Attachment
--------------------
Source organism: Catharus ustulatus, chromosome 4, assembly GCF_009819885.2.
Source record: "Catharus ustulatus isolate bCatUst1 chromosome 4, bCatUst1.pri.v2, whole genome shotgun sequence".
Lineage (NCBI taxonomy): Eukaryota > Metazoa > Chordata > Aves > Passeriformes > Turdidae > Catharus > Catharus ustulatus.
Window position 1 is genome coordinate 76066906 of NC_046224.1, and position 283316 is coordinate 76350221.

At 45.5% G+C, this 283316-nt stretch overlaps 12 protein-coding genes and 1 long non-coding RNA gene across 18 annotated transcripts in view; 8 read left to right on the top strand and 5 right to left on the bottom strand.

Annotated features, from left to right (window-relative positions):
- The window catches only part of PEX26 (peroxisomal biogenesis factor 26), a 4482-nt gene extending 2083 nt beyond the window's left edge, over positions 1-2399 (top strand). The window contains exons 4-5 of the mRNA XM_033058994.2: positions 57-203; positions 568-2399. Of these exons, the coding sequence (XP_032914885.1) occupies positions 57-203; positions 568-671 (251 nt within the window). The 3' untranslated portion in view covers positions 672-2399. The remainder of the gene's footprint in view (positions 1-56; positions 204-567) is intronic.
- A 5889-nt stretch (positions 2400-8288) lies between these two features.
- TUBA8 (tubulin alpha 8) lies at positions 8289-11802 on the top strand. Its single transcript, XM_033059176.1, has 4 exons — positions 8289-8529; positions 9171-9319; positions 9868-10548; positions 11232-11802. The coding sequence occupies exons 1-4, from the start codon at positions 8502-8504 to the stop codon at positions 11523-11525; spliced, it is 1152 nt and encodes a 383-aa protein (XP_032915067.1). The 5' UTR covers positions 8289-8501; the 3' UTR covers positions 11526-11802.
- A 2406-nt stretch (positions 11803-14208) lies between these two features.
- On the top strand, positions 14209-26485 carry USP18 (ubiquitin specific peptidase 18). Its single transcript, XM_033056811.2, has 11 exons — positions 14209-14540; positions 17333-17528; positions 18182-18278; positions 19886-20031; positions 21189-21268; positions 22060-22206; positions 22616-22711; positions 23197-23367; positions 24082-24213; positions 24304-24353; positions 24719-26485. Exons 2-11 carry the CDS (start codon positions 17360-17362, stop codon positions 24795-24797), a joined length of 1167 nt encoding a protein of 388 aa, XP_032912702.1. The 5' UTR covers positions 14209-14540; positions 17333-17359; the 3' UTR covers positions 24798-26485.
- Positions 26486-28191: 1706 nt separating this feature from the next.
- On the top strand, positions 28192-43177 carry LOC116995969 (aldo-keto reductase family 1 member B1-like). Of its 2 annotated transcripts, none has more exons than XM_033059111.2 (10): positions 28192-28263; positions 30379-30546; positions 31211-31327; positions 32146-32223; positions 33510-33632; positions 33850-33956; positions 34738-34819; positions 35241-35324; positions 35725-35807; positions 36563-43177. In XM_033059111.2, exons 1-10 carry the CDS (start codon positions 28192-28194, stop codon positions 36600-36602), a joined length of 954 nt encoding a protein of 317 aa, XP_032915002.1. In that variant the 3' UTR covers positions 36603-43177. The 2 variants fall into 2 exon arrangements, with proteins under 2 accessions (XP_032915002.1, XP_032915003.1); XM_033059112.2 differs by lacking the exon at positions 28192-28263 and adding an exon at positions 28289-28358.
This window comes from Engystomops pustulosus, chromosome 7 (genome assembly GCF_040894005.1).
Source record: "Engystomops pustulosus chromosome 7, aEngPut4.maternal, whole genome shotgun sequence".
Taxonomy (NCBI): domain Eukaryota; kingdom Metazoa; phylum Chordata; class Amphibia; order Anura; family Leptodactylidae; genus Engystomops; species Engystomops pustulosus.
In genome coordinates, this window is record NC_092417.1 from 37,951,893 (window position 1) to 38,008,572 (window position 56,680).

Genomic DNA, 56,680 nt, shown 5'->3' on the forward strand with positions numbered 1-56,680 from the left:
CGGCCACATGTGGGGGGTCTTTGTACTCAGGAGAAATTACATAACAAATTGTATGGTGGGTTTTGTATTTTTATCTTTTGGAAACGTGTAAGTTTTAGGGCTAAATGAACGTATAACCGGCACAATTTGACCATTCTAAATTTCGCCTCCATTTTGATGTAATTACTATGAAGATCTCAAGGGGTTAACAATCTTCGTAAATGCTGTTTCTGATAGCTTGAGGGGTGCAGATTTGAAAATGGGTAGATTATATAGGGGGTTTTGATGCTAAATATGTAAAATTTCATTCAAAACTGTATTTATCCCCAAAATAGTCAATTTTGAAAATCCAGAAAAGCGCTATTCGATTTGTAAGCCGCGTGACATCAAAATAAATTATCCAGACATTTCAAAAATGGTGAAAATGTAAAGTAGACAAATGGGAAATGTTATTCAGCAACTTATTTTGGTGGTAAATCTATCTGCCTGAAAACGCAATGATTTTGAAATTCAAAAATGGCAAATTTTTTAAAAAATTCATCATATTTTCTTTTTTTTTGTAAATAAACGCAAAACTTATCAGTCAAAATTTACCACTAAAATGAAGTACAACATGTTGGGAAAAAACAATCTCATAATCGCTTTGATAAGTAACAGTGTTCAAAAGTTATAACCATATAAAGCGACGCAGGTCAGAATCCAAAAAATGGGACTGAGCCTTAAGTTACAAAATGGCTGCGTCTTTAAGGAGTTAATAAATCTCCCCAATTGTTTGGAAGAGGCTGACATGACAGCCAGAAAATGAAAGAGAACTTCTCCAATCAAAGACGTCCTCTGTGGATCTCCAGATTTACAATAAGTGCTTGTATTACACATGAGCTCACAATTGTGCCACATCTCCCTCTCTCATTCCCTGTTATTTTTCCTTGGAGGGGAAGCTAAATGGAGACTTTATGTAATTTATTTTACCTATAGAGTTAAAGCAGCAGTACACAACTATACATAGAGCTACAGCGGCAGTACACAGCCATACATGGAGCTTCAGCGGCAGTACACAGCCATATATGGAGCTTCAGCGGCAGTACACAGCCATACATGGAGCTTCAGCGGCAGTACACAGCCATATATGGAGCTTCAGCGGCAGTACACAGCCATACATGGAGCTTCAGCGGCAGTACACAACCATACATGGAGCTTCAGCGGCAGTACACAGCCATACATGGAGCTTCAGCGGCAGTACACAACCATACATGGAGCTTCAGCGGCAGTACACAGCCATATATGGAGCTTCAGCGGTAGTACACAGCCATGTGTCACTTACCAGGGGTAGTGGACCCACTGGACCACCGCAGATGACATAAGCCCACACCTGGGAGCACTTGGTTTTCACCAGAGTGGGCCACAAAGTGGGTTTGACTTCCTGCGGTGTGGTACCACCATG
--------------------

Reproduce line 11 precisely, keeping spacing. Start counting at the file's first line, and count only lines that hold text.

- On the top strand, positions 14209-26485 carry USP18 (ubiquitin specific peptidase 18). Its single transcript, XM_033056811.2, has 11 exons — positions 14209-14540; positions 17333-17528; positions 18182-18278; positions 19886-20031; positions 21189-21268; positions 22060-22206; positions 22616-22711; positions 23197-23367; positions 24082-24213; positions 24304-24353; positions 24719-26485. Exons 2-11 carry the CDS (start codon positions 17360-17362, stop codon positions 24795-24797), a joined length of 1167 nt encoding a protein of 388 aa, XP_032912702.1. The 5' UTR covers positions 14209-14540; positions 17333-17359; the 3' UTR covers positions 24798-26485.